The Moral Limits of the Market: Science Commercialization and Religious Traditions
Entrepreneurs of contested commodities often face stakeholders engaged in market excluding boundary work driven by ethical considerations. For example, the conversion of academic scientific knowledge into technologies that can be owned and sold (i.e., science commercialization) is a growing global trend and key stakeholders have different ethical responses to this contested commodity. Commercialization of science can be viewed as a good thing because people believe it bolsters economic growth and broadly benefits society. Others view it as bad because they believe it discourages basic research that ought to be freely shared without concern for profit. Taking a descriptive sociological approach, we posit that the stance of a religious tradition toward capitalism will help shape individual scientists’ views on science commercialization and test whether the religious tradition of scientists correlates with their attitude toward the commercialization of science. To maximize variance on the religious tradition dimension, we analyze pooled data from a cross-national survey of university biologists and physicists encompassing France, Hong Kong, India, Italy, Taiwan, Turkey, UK and the USA. We indeed find religious tradition differences. Hindus and scientists with no religious tradition are more likely to agree that commercialization of science “harms a university’s commitment to knowledge production” than Protestants. We end with a discussion on business ethics and the moral limits of the market as well as implications for entrepreneurs of contested commodities.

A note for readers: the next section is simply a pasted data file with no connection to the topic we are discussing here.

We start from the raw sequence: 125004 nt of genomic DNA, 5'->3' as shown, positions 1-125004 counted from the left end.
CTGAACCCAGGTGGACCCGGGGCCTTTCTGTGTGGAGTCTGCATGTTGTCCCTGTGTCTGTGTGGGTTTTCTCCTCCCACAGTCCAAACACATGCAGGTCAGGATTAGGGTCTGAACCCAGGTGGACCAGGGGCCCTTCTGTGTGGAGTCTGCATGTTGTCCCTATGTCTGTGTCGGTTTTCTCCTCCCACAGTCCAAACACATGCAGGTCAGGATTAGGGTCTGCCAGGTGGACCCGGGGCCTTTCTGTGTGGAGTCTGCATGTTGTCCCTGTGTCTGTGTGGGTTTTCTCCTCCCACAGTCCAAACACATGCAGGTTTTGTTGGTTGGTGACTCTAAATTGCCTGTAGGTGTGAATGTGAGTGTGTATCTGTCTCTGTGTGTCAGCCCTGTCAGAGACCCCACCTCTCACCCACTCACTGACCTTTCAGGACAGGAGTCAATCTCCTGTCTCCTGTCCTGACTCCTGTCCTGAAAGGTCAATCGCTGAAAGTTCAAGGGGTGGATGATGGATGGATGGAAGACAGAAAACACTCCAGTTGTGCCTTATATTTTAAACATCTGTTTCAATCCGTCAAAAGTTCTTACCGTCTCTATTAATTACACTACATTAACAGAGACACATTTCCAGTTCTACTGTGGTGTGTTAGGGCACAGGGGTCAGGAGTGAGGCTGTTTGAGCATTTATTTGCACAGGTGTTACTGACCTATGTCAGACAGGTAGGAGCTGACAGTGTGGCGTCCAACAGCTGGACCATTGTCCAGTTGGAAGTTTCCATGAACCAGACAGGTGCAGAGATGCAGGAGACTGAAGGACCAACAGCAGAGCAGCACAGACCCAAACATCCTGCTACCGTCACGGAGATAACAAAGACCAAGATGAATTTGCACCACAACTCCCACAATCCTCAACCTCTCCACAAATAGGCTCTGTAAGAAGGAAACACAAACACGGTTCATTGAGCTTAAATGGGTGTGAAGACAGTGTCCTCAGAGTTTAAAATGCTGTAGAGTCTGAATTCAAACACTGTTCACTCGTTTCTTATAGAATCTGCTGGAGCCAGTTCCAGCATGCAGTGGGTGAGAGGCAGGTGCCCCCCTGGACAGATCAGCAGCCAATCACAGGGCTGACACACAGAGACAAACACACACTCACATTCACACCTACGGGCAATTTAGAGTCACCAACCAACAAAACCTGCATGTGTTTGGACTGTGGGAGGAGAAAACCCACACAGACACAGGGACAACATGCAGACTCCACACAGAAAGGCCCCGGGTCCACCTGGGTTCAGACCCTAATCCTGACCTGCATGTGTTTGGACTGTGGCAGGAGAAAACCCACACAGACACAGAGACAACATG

KeywordsAcademic capitalism Contested commodity Religion
Data collection for this paper was funded by the Templeton World Charity Foundation, Religion among Scientists in International Context Study TWCF0033/AB14, Elaine Howard Ecklund PI, Kirstin R. W. Matthews and Steven Lewis, Co-PIs.
Compliance with Ethical Standards
Conflict of interest
The authors declare that they have no competing interests.
All procedures performed in studies involving human participants were in accordance with the ethical standards of the institutional and/or national research committee and with the 1964 Helsinki Declaration and its later amendments or comparable ethical standards.
Informed consent was obtained from all individual participants included in the study.
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